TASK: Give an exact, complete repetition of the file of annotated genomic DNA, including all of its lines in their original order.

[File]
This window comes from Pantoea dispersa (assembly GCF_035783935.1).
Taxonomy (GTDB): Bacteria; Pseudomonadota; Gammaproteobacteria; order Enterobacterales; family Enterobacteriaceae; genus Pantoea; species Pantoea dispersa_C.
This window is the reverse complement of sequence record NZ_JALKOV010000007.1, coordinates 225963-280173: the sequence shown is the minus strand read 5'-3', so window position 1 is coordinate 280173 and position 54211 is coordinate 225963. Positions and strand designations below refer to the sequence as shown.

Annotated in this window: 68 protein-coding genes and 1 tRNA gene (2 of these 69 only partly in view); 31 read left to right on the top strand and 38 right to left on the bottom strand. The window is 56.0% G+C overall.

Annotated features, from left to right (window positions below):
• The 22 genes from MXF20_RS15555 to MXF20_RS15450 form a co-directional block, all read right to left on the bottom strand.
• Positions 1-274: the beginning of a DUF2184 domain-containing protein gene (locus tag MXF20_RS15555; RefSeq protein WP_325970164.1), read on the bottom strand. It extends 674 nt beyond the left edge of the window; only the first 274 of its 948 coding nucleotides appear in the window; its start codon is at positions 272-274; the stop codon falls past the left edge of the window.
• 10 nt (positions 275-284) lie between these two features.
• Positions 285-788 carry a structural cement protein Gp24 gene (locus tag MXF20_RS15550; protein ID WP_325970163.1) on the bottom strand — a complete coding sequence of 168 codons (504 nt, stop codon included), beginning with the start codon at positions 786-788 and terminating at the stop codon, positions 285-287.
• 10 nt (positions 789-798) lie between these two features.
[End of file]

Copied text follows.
This window comes from Pantoea dispersa (assembly GCF_035783935.1).
Taxonomy (GTDB): Bacteria; Pseudomonadota; Gammaproteobacteria; order Enterobacterales; family Enterobacteriaceae; genus Pantoea; species Pantoea dispersa_C.
This window is the reverse complement of sequence record NZ_JALKOV010000007.1, coordinates 225963-280173: the sequence shown is the minus strand read 5'-3', so window position 1 is coordinate 280173 and position 54211 is coordinate 225963. Positions and strand designations below refer to the sequence as shown.

Annotated in this window: 68 protein-coding genes and 1 tRNA gene (2 of these 69 only partly in view); 31 read left to right on the top strand and 38 right to left on the bottom strand. The window is 56.0% G+C overall.

Annotated features, from left to right (window positions below):
• The 22 genes from MXF20_RS15555 to MXF20_RS15450 form a co-directional block, all read right to left on the bottom strand.
• Positions 1-274: the beginning of a DUF2184 domain-containing protein gene (locus tag MXF20_RS15555; RefSeq protein WP_325970164.1), read on the bottom strand. It extends 674 nt beyond the left edge of the window; only the first 274 of its 948 coding nucleotides appear in the window; its start codon is at positions 272-274; the stop codon falls past the left edge of the window.
• 10 nt (positions 275-284) lie between these two features.
• Positions 285-788 carry a structural cement protein Gp24 gene (locus tag MXF20_RS15550; protein ID WP_325970163.1) on the bottom strand — a complete coding sequence of 168 codons (504 nt, stop codon included), beginning with the start codon at positions 786-788 and terminating at the stop codon, positions 285-287.
• 10 nt (positions 789-798) lie between these two features.